Growing up in Ohio, I didn’t know anyone who wasn’t Catholic. I am the youngest of three girls. We all attended Catholic school, and our family never missed Sunday Mass, followed by brunch at my grandparent’s house. I had a happy childhood with devoted parents who gave me everything a kid needed. I set off to college in St. Louis—the only one to leave Ohio. I soon forgot about Sunday Mass and all things Catholic. When I graduated, my mom asked me what color I’d like my bedroom at home to be re-painted since she imagined I’d be returning. I remember the silence on the other end of the phone when I told her I planned to move to New York City. She never tried to stop me, but I think it was then that she realized her baby was gone.
At the time, I had no idea I’d be in New York permanently, but I wanted to chase my dream of working in advertising on Madison Avenue. Eventually, I landed my first job in the industry a few streets over on 5th Avenue. I worked in the creative department of several agencies over the past 20 years. In 1996, I married my college boyfriend, Peter, and we started a family. Today, we have three almost-grown children; Luke (20), Olivia (20), and Shane (15).
When my twins were in the sixth grade, they asked me why I had not volunteered to be a CCD teacher like the other moms. At the time, we were not practicing Catholics, so I used religious education as an easy crutch to do “the work” for me.
Nonetheless, that was the prompt that landed me in a closet-sized classroom with twenty unruly, after-school-smelly 12-year-olds. As I muddled through the old testament stories that I could barely remember despite all my years of Catholic school, and as the kids swung from the ceiling lights, I thought to myself, what the h*** am I doing here?
Oddly enough, God seemed to know. By the end of the school year, I experienced a major conversion. I was overcome, overwhelmed, surprised, and more than a little bit confused.
It was an intense time for me, and I had a lot to learn. Thankfully I was introduced to Val Sprague, a woman from my parish. She had me signed up for a woman’s bible study before I could think twice about it—and my Catholic formation began.
I dusted off a bible from the bookshelf at home and attended the weekly study, Walking with Purpose, along with a table full of other women. We read scripture and reflected on how it was relevant to our daily lives. Me, in a bible study! Ha! At times I had to laugh! Val was our study leader and knew I was struggling, but with a reassuring voice, she’d say, “Melissa, God has great plans for you!” That made me feel better and nervous; what exactly was this “plan”?
Occasionally, the group hosted guest appearances from various priests. I had no idea who these guys were. Val explained that they were Fathers from Regnum Christi. Wait, Rice Crispi? No, Regnum Christi! Father Jason was a favorite. His gentle and soothing voice, kind smile, and piercing reflections on Jesus and Mary always got me choked up.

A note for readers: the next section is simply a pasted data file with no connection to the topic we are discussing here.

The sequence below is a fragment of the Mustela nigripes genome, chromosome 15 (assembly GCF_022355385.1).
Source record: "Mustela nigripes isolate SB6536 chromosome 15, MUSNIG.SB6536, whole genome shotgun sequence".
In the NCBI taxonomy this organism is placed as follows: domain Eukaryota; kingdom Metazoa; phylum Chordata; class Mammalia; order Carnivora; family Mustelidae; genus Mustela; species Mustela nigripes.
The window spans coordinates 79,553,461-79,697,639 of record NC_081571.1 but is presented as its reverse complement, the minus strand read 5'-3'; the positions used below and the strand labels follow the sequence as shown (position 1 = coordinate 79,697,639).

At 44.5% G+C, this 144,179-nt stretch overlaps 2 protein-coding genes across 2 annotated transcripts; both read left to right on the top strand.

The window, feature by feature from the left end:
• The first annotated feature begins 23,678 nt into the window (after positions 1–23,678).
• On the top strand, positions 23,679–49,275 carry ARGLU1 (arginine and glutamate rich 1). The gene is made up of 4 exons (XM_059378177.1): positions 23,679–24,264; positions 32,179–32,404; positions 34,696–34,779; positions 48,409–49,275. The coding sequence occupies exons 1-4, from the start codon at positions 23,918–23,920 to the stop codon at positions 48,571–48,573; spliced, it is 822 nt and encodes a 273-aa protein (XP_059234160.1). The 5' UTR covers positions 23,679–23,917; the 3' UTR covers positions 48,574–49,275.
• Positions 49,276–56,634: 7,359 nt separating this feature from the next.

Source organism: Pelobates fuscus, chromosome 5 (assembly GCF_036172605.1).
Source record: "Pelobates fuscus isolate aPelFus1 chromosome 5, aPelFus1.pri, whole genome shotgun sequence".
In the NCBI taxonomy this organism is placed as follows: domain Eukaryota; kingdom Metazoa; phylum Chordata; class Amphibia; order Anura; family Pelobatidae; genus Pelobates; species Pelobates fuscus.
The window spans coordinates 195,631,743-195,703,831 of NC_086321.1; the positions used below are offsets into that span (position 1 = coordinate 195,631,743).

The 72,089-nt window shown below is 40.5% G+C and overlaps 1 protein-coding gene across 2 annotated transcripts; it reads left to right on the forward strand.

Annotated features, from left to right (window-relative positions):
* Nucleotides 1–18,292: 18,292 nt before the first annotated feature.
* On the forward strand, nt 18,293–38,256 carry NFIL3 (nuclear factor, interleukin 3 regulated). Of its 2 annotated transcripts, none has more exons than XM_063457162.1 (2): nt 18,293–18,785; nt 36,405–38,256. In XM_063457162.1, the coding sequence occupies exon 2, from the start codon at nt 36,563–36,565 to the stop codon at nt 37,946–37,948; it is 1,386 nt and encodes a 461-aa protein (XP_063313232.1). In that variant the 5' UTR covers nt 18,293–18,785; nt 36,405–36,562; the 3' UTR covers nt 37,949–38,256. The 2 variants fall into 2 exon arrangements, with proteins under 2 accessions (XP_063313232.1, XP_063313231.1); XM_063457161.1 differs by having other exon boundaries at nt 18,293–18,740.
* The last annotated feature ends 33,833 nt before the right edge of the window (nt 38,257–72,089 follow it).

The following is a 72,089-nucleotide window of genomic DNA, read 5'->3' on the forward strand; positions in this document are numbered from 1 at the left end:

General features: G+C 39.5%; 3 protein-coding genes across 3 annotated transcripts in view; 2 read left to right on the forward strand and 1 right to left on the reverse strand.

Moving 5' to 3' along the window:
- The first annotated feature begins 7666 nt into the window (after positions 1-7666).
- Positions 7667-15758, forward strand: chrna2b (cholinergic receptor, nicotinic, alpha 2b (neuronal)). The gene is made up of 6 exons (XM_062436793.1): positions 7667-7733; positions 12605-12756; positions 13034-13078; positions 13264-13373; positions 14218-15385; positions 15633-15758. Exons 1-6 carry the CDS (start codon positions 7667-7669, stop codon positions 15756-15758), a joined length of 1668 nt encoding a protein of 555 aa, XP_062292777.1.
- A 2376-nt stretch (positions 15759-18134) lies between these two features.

It wasn’t long before the subject of Confession came up in our sessions. Val asked me if I wanted to go, which I did not. She reassured me that Father Edward Hopkins would not faint when I admitted it had been 30 years since my last Confession, and he didn’t—at least not in front of me. Instead, he said, “You did a beautiful job.”
Sometime later, I invited Fr. Edward to speak to the 7th grade CCD class. The topic was sexuality, and I certainly did not want to tackle that one. I remember he had a red heart made out of construction paper. He ripped off a little piece of the heart, crumbled it, and threw it on the ground. He did this repeatedly until there was just a tiny bit of the heart left. “Keep your big, beautiful hearts whole,” he implored the kids. “Don’t give them away to someone who doesn’t love you; who is just going to use you and throw you away when they are done; someone who isn’t committed to you in marriage.” All forty beady-little-eyes were locked-in on him. These Rice Crispi Fathers really do have “a way about them,” I thought.
Val continued to walk with me. Years back, she invited me to Spiritual Exercises, a two-day silent retreat. There, I experienced my first spiritual direction with the Fathers. At the lockdown beginning, she welcomed me to a book club. I didn’t know many of the women, but it turns out they are all part of her Regnum Christi Encounter Group. We met on zoom during the heart of the pandemic. One time, Father Eric Nielsen joined us. I unintentionally fell apart because my stepfather had just passed away from Covid. After the meeting, Father called and left me a voicemail. He told me I could reach out to him anytime, and he would be there for me. That meant so much—having a priest call me about such a personal matter. Before the presidential election, I organized a rosary march. Father Eric heard about it and called to ask if he could come and help lead. I was so touched that he did that!
When Val approached me to discuss the open position as Development Coordinator for the NY Tri-State locality, I hesitated, worrying that the position might not be the right fit for me. But Val was pretty sure it would be, so that was good enough! After all, she’d been my north star for a long time.
Working for Regnum Christi has been an honor. I love contributing to the “Coming of His Kingdom” in this unique way. Getting to know the Fathers and the team has been so inspiring. In May, at the end of a Triduum weekend, and with the encouragement of Father Eric, I formally associated with the movement. It felt beautiful and peaceful to be open to the invitation. When Father handed me the little crucifix, and I repeated the words, “Hail, O Cross, our only hope,” all the years of seeking, of sometimes feeling strong and often feeling weak, fell away for a moment. My family had just grown bigger right around me in that little chapel—and the answer to everything was now cupped in my hands.